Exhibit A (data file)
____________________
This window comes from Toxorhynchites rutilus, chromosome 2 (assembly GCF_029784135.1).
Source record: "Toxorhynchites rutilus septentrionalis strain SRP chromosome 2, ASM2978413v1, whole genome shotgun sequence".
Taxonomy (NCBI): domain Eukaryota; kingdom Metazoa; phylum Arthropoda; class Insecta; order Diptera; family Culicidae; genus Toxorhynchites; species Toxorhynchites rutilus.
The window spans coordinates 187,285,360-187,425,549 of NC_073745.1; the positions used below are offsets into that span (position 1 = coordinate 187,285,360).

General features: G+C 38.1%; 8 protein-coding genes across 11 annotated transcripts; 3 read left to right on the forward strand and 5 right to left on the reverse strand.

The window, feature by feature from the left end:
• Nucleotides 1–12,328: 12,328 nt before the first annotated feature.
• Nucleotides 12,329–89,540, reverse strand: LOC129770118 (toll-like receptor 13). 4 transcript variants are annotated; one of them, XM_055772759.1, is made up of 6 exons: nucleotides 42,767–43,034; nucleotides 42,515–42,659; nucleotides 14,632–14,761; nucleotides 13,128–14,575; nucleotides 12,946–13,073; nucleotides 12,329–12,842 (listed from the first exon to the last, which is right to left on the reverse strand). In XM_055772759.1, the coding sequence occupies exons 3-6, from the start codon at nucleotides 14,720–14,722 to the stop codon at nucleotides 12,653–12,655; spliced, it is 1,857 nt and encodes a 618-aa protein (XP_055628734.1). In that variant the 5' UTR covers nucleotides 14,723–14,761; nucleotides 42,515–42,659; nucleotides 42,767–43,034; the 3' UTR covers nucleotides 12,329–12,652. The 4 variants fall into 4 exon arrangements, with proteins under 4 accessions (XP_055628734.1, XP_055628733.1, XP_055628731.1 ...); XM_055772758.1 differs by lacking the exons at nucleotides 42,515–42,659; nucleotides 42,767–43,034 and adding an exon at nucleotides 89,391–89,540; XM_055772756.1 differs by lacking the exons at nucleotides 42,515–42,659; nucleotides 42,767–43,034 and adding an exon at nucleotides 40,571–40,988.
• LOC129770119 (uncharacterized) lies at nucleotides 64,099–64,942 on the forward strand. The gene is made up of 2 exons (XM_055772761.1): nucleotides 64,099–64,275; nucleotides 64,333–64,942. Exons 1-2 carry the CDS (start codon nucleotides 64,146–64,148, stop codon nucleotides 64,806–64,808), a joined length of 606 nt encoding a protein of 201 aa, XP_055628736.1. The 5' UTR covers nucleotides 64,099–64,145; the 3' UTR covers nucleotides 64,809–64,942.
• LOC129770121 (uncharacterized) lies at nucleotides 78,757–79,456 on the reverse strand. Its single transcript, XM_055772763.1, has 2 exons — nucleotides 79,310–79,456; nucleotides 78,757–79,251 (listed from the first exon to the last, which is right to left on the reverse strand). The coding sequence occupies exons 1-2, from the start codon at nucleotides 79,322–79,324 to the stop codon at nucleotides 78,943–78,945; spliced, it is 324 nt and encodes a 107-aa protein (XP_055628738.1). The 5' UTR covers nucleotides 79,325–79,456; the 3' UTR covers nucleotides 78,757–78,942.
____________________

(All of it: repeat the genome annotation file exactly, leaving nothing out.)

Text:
This window comes from Toxorhynchites rutilus, chromosome 2 (assembly GCF_029784135.1).
Source record: "Toxorhynchites rutilus septentrionalis strain SRP chromosome 2, ASM2978413v1, whole genome shotgun sequence".
Taxonomy (NCBI): domain Eukaryota; kingdom Metazoa; phylum Arthropoda; class Insecta; order Diptera; family Culicidae; genus Toxorhynchites; species Toxorhynchites rutilus.
The window spans coordinates 187,285,360-187,425,549 of NC_073745.1; the positions used below are offsets into that span (position 1 = coordinate 187,285,360).

General features: G+C 38.1%; 8 protein-coding genes across 11 annotated transcripts; 3 read left to right on the forward strand and 5 right to left on the reverse strand.

The window, feature by feature from the left end:
• Nucleotides 1–12,328: 12,328 nt before the first annotated feature.
• Nucleotides 12,329–89,540, reverse strand: LOC129770118 (toll-like receptor 13). 4 transcript variants are annotated; one of them, XM_055772759.1, is made up of 6 exons: nucleotides 42,767–43,034; nucleotides 42,515–42,659; nucleotides 14,632–14,761; nucleotides 13,128–14,575; nucleotides 12,946–13,073; nucleotides 12,329–12,842 (listed from the first exon to the last, which is right to left on the reverse strand). In XM_055772759.1, the coding sequence occupies exons 3-6, from the start codon at nucleotides 14,720–14,722 to the stop codon at nucleotides 12,653–12,655; spliced, it is 1,857 nt and encodes a 618-aa protein (XP_055628734.1). In that variant the 5' UTR covers nucleotides 14,723–14,761; nucleotides 42,515–42,659; nucleotides 42,767–43,034; the 3' UTR covers nucleotides 12,329–12,652. The 4 variants fall into 4 exon arrangements, with proteins under 4 accessions (XP_055628734.1, XP_055628733.1, XP_055628731.1 ...); XM_055772758.1 differs by lacking the exons at nucleotides 42,515–42,659; nucleotides 42,767–43,034 and adding an exon at nucleotides 89,391–89,540; XM_055772756.1 differs by lacking the exons at nucleotides 42,515–42,659; nucleotides 42,767–43,034 and adding an exon at nucleotides 40,571–40,988.
• LOC129770119 (uncharacterized) lies at nucleotides 64,099–64,942 on the forward strand. The gene is made up of 2 exons (XM_055772761.1): nucleotides 64,099–64,275; nucleotides 64,333–64,942. Exons 1-2 carry the CDS (start codon nucleotides 64,146–64,148, stop codon nucleotides 64,806–64,808), a joined length of 606 nt encoding a protein of 201 aa, XP_055628736.1. The 5' UTR covers nucleotides 64,099–64,145; the 3' UTR covers nucleotides 64,809–64,942.
• LOC129770121 (uncharacterized) lies at nucleotides 78,757–79,456 on the reverse strand. Its single transcript, XM_055772763.1, has 2 exons — nucleotides 79,310–79,456; nucleotides 78,757–79,251 (listed from the first exon to the last, which is right to left on the reverse strand). The coding sequence occupies exons 1-2, from the start codon at nucleotides 79,322–79,324 to the stop codon at nucleotides 78,943–78,945; spliced, it is 324 nt and encodes a 107-aa protein (XP_055628738.1). The 5' UTR covers nucleotides 79,325–79,456; the 3' UTR covers nucleotides 78,757–78,942.